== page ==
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Federal Budget throws public transit under the bus again

Following months of campaigning, the Keep Transit Moving coalition recently won a $750 million commitment from the federal government for transit operating funding, which was reiterated in yesterday’s federal budget. But it is far from clear whether this funding will be enough to meet the needs of local transit agencies for the duration of 2022, and transit agencies have identified that they will continue to face budget shortfalls over the next several years.

“It’s clear that public transit systems in Canada need long-term support. While the $750 million is welcome and needed, it covers less than two months’ worth of what our struggling public transit systems need this year alone,” says John Di Nino, President of ATU Canada.

That’s why the Keep Transit Moving coalition is calling for a long-term operating funding commitment from the federal government to protect public transit from cuts, as ridership continues to fluctuate and slowly recover. Sustained operational funding for public transit will ensure that Canada can lock in sustained greenhouse gas emission reductions and help reach the federal government’s climate targets, and beyond.

“Prime Minister Trudeau has been promising a just transition for three years. It’s time to deliver. Public transit is a core part of the solution to the climate crisis and can drive much of the systemic transformation that’s needed. We need sustained funding and expansion for green municipal public transit and intercity public bus service, but instead this federal budget is stuck in the mindset of more highways and fossil fuel subsidies,” says Dylan Penner, Climate and Social Justice Campaigner with the Council of Canadians.

Keep Transit Moving is continuing to call on all federal parties to act on the demands in the coalition’s 2021 Vote Transit platform: Permanent Operational Funding; National Intercity and Highway Bus Service Plan; Leadership and Accountability on Social Justice, Public Health and Climate Crisis Impacts; Reliable Capital Funding; and Improving Accessible Transit.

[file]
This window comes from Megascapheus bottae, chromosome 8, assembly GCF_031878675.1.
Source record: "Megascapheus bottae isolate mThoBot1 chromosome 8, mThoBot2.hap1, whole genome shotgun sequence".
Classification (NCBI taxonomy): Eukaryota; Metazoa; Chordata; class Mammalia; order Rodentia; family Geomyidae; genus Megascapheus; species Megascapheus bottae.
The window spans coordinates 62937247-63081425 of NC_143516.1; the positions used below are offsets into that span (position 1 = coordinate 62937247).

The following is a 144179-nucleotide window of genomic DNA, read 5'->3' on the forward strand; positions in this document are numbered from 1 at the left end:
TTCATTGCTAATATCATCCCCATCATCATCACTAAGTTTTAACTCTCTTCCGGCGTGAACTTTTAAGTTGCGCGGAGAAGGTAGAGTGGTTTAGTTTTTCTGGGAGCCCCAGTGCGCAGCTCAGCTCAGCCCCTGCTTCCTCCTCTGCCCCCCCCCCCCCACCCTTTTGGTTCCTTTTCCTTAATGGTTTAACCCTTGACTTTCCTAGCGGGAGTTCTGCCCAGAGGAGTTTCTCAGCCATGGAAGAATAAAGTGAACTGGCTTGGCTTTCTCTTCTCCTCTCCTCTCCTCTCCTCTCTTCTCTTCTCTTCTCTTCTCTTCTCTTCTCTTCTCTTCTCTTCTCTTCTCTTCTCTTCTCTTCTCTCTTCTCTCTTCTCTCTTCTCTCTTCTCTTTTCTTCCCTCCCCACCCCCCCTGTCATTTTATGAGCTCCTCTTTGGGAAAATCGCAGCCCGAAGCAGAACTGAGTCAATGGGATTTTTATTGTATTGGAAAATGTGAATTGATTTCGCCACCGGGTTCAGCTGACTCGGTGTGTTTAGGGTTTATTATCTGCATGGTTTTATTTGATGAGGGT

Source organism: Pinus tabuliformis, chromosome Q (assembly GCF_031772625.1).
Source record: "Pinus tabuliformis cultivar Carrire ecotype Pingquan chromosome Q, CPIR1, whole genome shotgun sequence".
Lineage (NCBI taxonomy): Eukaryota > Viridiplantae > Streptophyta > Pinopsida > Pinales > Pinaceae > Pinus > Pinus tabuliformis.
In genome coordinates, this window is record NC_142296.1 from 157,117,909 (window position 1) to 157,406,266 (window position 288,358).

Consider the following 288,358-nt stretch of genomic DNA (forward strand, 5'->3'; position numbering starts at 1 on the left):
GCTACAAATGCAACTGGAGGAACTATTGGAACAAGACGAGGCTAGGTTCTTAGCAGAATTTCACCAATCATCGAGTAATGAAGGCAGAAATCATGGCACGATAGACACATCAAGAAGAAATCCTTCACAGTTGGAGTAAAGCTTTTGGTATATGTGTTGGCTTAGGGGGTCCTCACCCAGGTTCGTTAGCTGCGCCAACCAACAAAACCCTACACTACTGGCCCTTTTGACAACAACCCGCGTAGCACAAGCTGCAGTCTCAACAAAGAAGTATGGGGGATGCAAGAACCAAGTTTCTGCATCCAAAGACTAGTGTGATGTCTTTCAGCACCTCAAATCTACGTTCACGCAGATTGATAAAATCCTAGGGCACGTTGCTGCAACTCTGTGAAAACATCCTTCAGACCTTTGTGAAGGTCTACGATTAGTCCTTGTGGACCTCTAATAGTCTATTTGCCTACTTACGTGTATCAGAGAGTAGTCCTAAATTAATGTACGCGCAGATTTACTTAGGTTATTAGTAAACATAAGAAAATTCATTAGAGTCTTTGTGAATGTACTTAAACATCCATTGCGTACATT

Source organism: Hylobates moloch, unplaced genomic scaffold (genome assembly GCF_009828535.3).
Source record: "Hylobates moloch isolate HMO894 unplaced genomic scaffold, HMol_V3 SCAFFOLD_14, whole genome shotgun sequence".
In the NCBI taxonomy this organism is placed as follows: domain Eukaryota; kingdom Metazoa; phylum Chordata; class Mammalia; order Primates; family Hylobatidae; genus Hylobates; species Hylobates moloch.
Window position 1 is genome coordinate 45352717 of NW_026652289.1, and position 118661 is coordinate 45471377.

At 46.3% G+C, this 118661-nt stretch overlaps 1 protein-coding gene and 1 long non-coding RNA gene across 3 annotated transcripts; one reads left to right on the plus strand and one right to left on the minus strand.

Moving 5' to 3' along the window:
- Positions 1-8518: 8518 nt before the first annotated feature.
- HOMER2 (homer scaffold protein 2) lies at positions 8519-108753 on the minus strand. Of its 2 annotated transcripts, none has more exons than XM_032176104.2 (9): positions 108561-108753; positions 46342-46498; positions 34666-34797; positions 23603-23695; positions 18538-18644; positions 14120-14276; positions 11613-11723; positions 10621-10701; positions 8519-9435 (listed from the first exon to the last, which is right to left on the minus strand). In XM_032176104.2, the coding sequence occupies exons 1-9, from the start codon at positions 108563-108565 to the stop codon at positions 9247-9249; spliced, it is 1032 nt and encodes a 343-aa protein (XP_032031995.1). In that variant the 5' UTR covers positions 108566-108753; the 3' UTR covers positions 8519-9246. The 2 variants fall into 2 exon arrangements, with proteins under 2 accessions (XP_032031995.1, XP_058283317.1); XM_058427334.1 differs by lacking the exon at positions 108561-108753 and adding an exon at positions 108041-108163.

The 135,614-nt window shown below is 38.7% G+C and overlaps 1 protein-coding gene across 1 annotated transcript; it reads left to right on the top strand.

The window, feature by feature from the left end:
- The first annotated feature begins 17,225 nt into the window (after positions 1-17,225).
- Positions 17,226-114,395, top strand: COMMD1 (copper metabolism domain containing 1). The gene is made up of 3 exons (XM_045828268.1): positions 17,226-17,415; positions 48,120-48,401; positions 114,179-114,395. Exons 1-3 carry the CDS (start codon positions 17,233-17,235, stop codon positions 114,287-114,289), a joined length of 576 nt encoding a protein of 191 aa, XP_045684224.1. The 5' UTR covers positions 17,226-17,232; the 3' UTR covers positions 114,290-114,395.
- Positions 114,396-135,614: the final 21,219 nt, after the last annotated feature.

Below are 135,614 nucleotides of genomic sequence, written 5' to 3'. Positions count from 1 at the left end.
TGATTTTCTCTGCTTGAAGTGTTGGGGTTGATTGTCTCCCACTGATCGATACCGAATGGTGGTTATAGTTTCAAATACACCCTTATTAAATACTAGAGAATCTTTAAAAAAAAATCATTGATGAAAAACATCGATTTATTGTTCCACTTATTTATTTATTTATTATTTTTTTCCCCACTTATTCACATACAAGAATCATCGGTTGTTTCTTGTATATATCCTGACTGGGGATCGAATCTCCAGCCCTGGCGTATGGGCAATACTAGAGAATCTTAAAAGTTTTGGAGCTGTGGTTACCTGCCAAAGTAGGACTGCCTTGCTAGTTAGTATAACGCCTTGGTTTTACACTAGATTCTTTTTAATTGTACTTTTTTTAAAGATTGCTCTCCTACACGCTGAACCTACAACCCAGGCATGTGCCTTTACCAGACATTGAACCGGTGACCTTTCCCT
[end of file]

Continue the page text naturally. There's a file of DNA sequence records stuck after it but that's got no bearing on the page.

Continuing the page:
“While support and investment to make home and electric vehicle ownership will certainly be appreciated by many, the essential workers who rent and rely on public transit to get to work everyday are increasingly being left behind,” says Ian Borsuk, Climate Campaign Coordinator with Environment Hamilton. “A just transition for Canada means providing the support they need to keep our economy and communities functioning – this budget doesn’t do that.”

“The TTC projects a budget shortfall of $561 million in 2022 alone, and shortfalls into 2023 and 2024. The $750 million in federal support is welcome news for cash-strapped transit agencies, but will it be enough to maintain service levels?” says Shelagh Pizey-Allen, director of Toronto membership-based transit organization TTCriders. “Sustained federal funding for transit operations will help win back riders with increased service frequency and lower fares. Cities must double transit ridership in the next 10 years to meet our 1.5 degree Celsius emission targets, and they need federal support to do it.”

Keep Transit Moving is a pan-Canadian coalition of transit workers, transit advocacy, environmental, and social justice organizations.